Member states and partner organizations have responded to their obligations but it is important to emphasize that progress has varied widely among countries and regions. Apart from the continuing discussions on the UN Convention on the Rights of Older Persons with a view to the introduction of a new international treaty specifically focused on the rights of older persons, some other key developments include: Age-Friendly Cities and Communities encouraging local governments to adopt policies and practices that support the well-being of older residents; Social Protection Programs have been developed, strengthened and expanded their policies to ensure older persons have financial security and access to essential services including health; Technology has been improved and innovated in order to facilitate its use by the elderly, keep them in full communication with the outside world and maintain their full independence where possible; Inter-generational Initiatives have been introduced to encourage inter-generational interactions and understanding, fostering empathy and cooperation between different age groups.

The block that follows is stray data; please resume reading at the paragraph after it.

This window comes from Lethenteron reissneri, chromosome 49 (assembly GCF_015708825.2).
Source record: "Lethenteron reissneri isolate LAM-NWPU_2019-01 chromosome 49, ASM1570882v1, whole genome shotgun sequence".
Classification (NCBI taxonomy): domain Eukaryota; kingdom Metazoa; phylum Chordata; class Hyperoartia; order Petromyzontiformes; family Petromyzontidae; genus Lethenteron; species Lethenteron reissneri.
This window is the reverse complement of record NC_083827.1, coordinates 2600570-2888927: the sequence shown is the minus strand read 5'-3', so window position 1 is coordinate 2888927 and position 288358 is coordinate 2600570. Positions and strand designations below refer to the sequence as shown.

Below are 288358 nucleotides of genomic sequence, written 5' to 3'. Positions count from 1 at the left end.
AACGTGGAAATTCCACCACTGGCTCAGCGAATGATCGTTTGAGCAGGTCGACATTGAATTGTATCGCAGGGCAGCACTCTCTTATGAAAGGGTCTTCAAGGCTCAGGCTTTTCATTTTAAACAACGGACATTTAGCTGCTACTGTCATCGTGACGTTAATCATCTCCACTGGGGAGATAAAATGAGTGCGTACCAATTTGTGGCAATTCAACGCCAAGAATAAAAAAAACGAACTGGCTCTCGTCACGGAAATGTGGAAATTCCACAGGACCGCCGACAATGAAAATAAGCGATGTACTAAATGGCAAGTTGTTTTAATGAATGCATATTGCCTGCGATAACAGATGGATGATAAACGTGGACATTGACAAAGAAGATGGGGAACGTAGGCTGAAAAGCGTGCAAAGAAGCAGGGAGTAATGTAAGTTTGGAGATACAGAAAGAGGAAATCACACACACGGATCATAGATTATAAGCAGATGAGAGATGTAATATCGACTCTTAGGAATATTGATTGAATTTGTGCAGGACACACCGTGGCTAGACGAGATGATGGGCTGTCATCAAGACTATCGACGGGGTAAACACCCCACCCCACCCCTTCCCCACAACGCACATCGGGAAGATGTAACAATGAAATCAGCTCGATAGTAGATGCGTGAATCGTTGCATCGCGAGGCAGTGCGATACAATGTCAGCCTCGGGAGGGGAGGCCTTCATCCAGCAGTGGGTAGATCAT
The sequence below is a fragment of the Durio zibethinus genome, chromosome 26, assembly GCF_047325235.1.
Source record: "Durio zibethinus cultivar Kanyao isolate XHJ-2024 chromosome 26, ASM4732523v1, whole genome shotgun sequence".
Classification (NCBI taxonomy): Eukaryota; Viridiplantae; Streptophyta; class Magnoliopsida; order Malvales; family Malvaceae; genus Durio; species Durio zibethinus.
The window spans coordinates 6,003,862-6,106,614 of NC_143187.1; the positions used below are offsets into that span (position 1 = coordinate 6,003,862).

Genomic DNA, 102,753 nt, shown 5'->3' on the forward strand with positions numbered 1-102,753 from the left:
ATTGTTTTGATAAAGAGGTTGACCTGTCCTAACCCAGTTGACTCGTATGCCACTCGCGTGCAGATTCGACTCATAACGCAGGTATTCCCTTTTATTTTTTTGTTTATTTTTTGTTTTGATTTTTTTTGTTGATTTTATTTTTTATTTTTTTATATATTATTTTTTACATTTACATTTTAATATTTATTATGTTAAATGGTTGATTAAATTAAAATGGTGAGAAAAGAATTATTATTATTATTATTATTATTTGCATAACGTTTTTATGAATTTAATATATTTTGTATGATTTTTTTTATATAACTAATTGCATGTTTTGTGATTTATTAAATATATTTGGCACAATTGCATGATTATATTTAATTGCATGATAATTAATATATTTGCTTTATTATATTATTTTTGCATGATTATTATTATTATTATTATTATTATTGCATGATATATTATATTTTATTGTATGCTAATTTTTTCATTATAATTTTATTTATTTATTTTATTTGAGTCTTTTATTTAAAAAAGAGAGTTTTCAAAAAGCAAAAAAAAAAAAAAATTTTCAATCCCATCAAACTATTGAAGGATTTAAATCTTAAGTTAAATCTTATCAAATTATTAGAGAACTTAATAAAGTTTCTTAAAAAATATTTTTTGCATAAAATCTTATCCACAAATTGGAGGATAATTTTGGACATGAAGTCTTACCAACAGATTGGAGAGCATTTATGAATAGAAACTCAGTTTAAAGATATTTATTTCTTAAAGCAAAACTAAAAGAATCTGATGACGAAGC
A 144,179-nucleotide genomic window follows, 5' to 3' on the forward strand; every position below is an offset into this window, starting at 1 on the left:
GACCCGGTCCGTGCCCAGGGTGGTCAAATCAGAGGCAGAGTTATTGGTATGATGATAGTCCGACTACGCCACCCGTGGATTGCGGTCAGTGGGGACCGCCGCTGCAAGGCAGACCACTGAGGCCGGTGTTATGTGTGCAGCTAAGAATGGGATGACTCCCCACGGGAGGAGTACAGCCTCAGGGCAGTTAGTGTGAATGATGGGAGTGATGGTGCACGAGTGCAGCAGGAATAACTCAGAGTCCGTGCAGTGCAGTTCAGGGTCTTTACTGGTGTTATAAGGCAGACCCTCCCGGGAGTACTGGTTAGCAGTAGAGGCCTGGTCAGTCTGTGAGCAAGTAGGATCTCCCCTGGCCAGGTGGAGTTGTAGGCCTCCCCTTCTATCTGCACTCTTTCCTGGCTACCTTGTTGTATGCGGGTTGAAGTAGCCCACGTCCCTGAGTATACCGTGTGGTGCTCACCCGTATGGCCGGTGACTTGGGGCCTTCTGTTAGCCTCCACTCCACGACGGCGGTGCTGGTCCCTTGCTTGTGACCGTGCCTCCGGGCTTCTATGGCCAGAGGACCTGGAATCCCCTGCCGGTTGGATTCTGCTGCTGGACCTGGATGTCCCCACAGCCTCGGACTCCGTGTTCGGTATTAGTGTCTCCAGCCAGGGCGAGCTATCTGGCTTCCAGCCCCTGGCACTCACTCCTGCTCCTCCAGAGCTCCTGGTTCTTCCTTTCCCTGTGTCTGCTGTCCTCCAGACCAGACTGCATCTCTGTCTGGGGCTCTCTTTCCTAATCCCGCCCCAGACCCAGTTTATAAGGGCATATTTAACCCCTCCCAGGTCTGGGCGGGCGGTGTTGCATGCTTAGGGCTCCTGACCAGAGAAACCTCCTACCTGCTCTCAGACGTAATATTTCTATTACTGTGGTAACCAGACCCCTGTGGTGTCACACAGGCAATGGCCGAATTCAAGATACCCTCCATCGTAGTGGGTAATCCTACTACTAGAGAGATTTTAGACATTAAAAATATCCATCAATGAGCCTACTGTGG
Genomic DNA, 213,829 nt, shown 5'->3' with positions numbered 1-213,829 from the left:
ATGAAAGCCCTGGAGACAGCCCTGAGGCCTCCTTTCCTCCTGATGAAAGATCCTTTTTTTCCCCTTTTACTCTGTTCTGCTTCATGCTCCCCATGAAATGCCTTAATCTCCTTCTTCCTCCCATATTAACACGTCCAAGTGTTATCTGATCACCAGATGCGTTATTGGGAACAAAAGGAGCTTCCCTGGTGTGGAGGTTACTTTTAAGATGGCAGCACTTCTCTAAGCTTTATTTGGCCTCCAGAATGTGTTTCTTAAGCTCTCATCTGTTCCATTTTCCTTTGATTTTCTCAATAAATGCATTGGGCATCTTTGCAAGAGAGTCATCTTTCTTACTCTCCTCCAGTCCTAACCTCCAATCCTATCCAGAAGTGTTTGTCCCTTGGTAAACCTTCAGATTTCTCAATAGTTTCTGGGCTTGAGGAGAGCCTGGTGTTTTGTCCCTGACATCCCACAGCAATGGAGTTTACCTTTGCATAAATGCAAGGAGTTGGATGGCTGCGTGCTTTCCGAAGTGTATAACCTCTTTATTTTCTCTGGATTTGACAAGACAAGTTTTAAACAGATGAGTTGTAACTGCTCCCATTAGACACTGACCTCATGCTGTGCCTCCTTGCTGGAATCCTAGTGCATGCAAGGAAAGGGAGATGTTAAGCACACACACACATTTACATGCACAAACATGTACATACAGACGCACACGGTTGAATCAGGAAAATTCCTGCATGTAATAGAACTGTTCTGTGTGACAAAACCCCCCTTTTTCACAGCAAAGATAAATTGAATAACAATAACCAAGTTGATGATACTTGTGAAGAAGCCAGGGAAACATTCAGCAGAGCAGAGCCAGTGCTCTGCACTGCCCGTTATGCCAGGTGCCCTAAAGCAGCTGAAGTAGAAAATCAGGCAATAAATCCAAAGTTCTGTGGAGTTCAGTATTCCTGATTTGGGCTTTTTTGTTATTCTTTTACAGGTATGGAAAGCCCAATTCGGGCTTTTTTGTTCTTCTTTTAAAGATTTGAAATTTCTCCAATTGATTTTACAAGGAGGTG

Whilst we celebrate today, let us take some time to pause and reflect on our own attitudes and behavior towards the older person. Let it not be a day for celebration today only to be forgotten tomorrow. We really need to make the effort to translate whatever strategies and initiatives are introduced by the Ministry for Active Ageing to our daily working practices devoid of any prejudices. For as the former Secretary General of the UN had stated “Ending ageism and securing the human rights of older persons is an ethical and practical imperative”. Let us resolve today to endeavor to make the future really better for our elderly people in full acknowledgement, recognition and gratitude for their contribution to this country.


Prof Godfrey LaFerla is Commissioner for Older Persons